• CMV Infection



    Cytomegalovirus (CMV) is a common infection that has an effect on the entire body. Once infected, the virus remains in your body for the rest of your life. It is often in a sleeping state, but can be activated by stressful situations.
    The Lymphatic Organs
    The Lymphatic Organs
    Copyright © Nucleus Medical Media, Inc.


    CMV is caused by a type of herpes virus. The virus is passed between people through body fluids. CMV can be passed during:
    • Kissing
    • Sexual intercourse
    • Breastfeeding
    • Changing the diaper of an infected infant

    Risk Factors

    This virus is so common throughout the US that everyone is considered at risk for CMV. People with the highest risk of getting this virus include:
    • Children and childcare providers in day care and preschool—due to frequent exposure to bodily fluids
    • People with suppressed or impaired immune systems, including people with:


    The virus does not cause any symptoms when it is inactive. The virus may be activated because of stressful situations, medication, illness, or reduced immunity. Symptoms of the activated virus include:
    People with suppressed or impaired immune systems can also develop:


    CMV infection is not often diagnosed because the virus rarely produces symptoms. If CMV is suspected, the doctor may look for signs of the infection in blood or fluid samples. A biopsy may also be done on organs that are affected.


    Most people infected with CMV will not need a specific treatment. Treatment may be needed if the virus is reactivated and you have a weakened immune system.
    Antiviral medications may be used for people who have an organ transplant or a suppressed immune system. These medications do not cure CMV, but can decrease the symptoms and duration of the illness.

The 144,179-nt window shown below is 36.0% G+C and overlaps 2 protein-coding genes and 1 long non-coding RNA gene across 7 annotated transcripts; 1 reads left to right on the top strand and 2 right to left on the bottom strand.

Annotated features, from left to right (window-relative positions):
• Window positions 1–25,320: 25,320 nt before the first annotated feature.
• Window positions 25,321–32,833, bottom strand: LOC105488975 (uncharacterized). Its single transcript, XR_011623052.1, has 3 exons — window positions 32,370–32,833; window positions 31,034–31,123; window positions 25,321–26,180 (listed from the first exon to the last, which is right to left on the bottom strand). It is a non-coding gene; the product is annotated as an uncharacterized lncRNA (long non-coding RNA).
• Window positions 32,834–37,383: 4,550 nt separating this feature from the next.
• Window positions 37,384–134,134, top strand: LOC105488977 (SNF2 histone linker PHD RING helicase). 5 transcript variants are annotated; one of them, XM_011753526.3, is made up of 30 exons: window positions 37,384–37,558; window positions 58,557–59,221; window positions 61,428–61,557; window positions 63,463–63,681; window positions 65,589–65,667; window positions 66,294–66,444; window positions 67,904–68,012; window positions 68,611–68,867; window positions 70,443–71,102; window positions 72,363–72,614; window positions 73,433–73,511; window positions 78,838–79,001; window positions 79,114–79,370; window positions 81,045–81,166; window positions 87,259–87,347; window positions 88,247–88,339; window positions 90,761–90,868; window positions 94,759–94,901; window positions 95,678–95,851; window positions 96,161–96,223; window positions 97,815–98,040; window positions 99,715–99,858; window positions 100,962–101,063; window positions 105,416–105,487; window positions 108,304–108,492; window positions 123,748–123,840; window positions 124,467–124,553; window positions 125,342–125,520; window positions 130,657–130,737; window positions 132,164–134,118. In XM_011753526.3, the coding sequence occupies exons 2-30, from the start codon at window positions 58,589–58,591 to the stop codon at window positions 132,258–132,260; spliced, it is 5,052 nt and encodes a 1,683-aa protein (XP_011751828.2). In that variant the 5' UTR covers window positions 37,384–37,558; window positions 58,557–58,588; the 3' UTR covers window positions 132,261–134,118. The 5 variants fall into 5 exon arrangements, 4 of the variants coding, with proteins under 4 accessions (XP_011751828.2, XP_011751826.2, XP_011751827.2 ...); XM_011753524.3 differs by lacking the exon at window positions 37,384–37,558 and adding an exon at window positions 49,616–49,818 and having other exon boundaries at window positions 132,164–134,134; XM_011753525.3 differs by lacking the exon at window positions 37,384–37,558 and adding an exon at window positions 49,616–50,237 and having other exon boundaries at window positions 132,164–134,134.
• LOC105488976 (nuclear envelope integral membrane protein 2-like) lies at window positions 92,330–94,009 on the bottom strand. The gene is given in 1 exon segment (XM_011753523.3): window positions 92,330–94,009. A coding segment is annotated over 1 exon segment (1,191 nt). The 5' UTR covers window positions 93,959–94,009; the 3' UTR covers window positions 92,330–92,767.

There is no way to prevent CMV, but there are some measures that can decrease your chance of the infection:
    • Wash your hands frequently.
    • Properly dispose of diapers.
    • Do not share glasses or eating utensils.
    • Avoiding intimate contact with people known to have the CMV infection.
    • Practice safe sex.


    Centers for Disease Control and Prevention http://www.cdc.gov

    Infectious Diseases Society of America http://www.idsociety.org


    Herpes Guide http://www.herpesguide.ca

    Public Health Agency of Canada http://www.phac-aspc.gc.ca


    Cytomegalovirus. Family Doctor—American Association of Family Physicians website. Available at: http://familydoctor.org/familydoctor/en/diseases-conditions/cytomegalovirus.html. Updated July 2013. Accessed June 10, 2015.

    Cytomegalovirus (CMV) and congenital CMV infection. Centers for Disease Control and Prevention website. Available at: http://www.cdc.gov/cmv/index.html. Updated July 28, 2010. Accessed June 10, 2015.

    Cytomegalovirus (CMV) infection in immunocompetent patients. EBSCO DynaMed Plus website. Available at: http://www.dynamed.com/topics/dmp~AN~T906245/Cytomegalovirus-CMV-infection-in-immunocompetent-patients. Updated February 26, 2015. Accessed June 10, 2015.

    Revision Information

    • Reviewer: David Horn, MD
    • Review Date: 05/2016
    • Update Date: 06/19/2014
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